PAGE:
As many as 41 people have been killed when security forces opened fire at demonstrators on Friday, Al Arabiya reported citing Syrian activists as protesters called for nationwide rallies to demand the imposition of a no-fly zone over Syria to protect civilians.
Demonstrations started after Friday prayers in Hama and Homs despite a heavy military presence, activists and residents said.
The Syrian Observatory for Human Rights said in a statement received by AFP in Nicosia that the fatalities were in the protest hubs of Hama, in the north, and Homs in the center, and that security forces encircled mosques and made arrests before and after weekly Muslim prayers.
The army has been carrying out operations in Qusayr for several weeks, amid fighting there between troops and suspected army deserters, activists say.
“Despite the siege, the proliferation of checkpoints and the encirclement of mosques, people staged a mass demonstration in Kafr Nabl,” a town in Idlib, near the Turkish border, demanding the "imposition of a no-fly zone,” the rights watchdog reported.
The latest bloodletting comes as activists called for nationwide protests on Friday to demand the imposition of a no-fly zone over Syria to protect civilians and to encourage soldiers to defect.
“We call on the international community to impose a no-fly zone so that the Syrian Free Army can function with greater freedom,” said the Syrian Revolution 2011 on its Facebook page.
A defecting army officer who has taken refuge in Turkey, Colonel Riad al-Asaad, claimed in July to have established an opposition armed force called the “Syrian Free Army,” but its strength and numbers are unknown.
Similar rallies took place across Syria after prayers, the activists said. The protests, calling for President Bashar al-Assad to quit, were energized by Qaddafi’s death last week, according to Reuters.
Qaddafi had close links with Assad, who has sent tanks and troops to put down seven months of street protests demanding an end to 41 years of Assad family rule.
An armed insurgency has also emerged in the last several weeks, mainly in rural regions and in Homs, a city of one million, 140 km (85 miles) north of Damascus, where the army and militiamen loyal to Assad have been assaulting old neighborhoods that have been scene of regular protests.
The Assad government says it intends to carry out political reform and that the unrest is fomented by militants trying to wreck the program. More than 1,100 soldiers and policemen have been killed in the violence, it says.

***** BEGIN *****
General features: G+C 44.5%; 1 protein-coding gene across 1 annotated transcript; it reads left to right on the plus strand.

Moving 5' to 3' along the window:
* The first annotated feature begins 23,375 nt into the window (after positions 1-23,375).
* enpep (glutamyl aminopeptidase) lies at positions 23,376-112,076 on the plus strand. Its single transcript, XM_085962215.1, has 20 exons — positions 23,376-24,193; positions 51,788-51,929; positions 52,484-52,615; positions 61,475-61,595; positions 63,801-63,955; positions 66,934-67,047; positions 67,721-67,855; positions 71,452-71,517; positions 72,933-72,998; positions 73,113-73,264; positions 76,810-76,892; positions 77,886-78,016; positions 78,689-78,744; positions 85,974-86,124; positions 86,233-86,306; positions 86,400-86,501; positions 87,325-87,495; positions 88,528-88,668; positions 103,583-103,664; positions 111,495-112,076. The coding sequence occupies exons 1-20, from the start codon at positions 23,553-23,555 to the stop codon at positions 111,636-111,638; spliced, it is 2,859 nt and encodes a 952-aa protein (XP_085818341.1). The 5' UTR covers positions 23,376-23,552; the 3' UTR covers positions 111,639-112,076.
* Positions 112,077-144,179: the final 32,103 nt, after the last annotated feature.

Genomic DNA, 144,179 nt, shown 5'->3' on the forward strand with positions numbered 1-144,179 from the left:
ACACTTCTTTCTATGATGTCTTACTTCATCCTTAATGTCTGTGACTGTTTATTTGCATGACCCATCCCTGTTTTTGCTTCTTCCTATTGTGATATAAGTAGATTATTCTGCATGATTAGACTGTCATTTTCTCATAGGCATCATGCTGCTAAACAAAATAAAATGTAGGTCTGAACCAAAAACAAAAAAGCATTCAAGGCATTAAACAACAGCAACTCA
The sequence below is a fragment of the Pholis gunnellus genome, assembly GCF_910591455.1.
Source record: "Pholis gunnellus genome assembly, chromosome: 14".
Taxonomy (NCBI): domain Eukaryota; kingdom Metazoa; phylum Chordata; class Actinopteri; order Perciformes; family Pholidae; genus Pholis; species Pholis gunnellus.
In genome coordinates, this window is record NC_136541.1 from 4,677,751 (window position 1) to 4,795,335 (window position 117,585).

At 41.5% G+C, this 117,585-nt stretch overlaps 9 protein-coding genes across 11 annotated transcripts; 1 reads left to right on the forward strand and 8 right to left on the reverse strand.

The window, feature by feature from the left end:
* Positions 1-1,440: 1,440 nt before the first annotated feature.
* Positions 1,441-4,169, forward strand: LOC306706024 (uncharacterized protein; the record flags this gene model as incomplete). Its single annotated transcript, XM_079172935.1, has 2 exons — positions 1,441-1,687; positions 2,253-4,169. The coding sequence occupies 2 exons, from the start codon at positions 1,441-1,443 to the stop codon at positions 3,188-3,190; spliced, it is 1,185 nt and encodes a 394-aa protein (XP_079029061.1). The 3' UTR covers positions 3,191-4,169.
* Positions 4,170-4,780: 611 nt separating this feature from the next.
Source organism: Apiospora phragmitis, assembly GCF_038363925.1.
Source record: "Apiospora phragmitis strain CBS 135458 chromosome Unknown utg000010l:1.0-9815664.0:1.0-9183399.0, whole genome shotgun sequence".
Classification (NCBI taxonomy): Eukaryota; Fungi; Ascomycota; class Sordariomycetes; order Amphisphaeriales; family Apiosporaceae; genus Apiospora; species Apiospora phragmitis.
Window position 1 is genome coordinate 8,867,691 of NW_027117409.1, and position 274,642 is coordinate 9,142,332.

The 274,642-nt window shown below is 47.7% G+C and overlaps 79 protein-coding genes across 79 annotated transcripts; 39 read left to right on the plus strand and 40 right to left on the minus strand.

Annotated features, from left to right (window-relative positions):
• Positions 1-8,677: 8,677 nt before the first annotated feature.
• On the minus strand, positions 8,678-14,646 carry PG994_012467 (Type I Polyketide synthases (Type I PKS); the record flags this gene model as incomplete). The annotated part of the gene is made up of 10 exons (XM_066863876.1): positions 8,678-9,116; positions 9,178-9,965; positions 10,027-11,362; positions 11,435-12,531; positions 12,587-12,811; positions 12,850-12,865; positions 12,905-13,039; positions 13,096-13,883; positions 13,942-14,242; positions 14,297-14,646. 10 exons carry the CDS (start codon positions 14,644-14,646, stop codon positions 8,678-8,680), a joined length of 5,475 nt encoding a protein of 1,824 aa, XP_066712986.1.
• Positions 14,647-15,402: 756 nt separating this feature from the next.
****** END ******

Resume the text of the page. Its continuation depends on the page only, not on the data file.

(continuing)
Local residents said helicopters fired machineguns and rockets at residential neighborhoods of Homs this week in an escalation of the military operation. The authorities have barred independent media from the city, making confirmation impossible.
“God, Syria, We want a no-fly zone over it,” shouted protesters in the Bab Tadmur neighborhood of Homs.
“A no-fly zone is a legitimate demand for Homs,” read banners carried by protesters in the Khalidya neighborhood.
In Hama, activists and one resident said Assad loyalists fired at a demonstration demanding his overthrow as soon as it broke out from Abdelrahman Bin Aouf mosque.
“They attacked the protest immediately because the mosque is near the old Hamiuidya neighborhood and they did not want the two protests to meet,” said one activist, who did not want to give his name for fear of persecution.
“Since the military occupied the main square in Hama the protests have been organized in separate neighborhoods,” he said.
Continual attacks on Hama
Hama, scene the massacre of thousands by the military in the 1980s that was the bloodiest in modern Syrian history, came under attack by government forces at the beginning of the fasting month of Ramadan in August to end pro-democracy rallies.
The authorities said “armed terrorist gangs” were operating in Hama, killing army and police and “frightening inhabitants yearning for peace and security.”
In Damascus, Youtube footage showed a crowd of hundreds holding shoulders and swaying in a traditional ‘dabka’ dance while singing an adaption of an old ballade.
“Tears flows from the eye, my mother, crying for Syria’s youth,” they chanted.
International outrage has mount as the civilian toll rose in Syria. The United Nations is conducting an investigation into what it says are possible human rights violations, but world powers show no sign of repeating action similar to Libya.
Assad held an inconclusive meeting on Wednesday with Arab ministers seeking to end the bloodshed by mediating a dialogue between him and his opponents.
The Arab League had called on the two sides to agree to a dialogue within two weeks.
The authorities said they had reservations about the proposal while opposition figures said they cannot sit down with them if killings of protesters, disappearances and mass arrests do not stop.
Spain summoned Syria’s ambassador
Spain, meanwhile, summoned Syria’s ambassador to Madrid on Friday, complaining of allegations that members of his embassy abused Syrian opposition sympathizers on Spanish soil, the government here said.
The foreign ministry summoned ambassador Hussamedin Alaa “after repeated complaints by Syrian and Spanish-Syrian citizens, opponents of the current regime, of acts allegedly committed by members of the embassy in clear abuse of their status,” it said in a statement.
Human rights watchdog Amnesty International on Oct. 3 reported intimidation and torture of opposition sympathizers living in Europe and the United States, and of their relatives in Syria.
The foreign ministry told Alaa “to put an end to any activity by (embassy) staff that could be considered a violation of the human rights of demonstrators, in particular their freedom of association and expression.”
The Spanish government “will not hesitate to take appropriate measures over acts committed on its territory by staff with diplomatic accreditation or official status,” it added.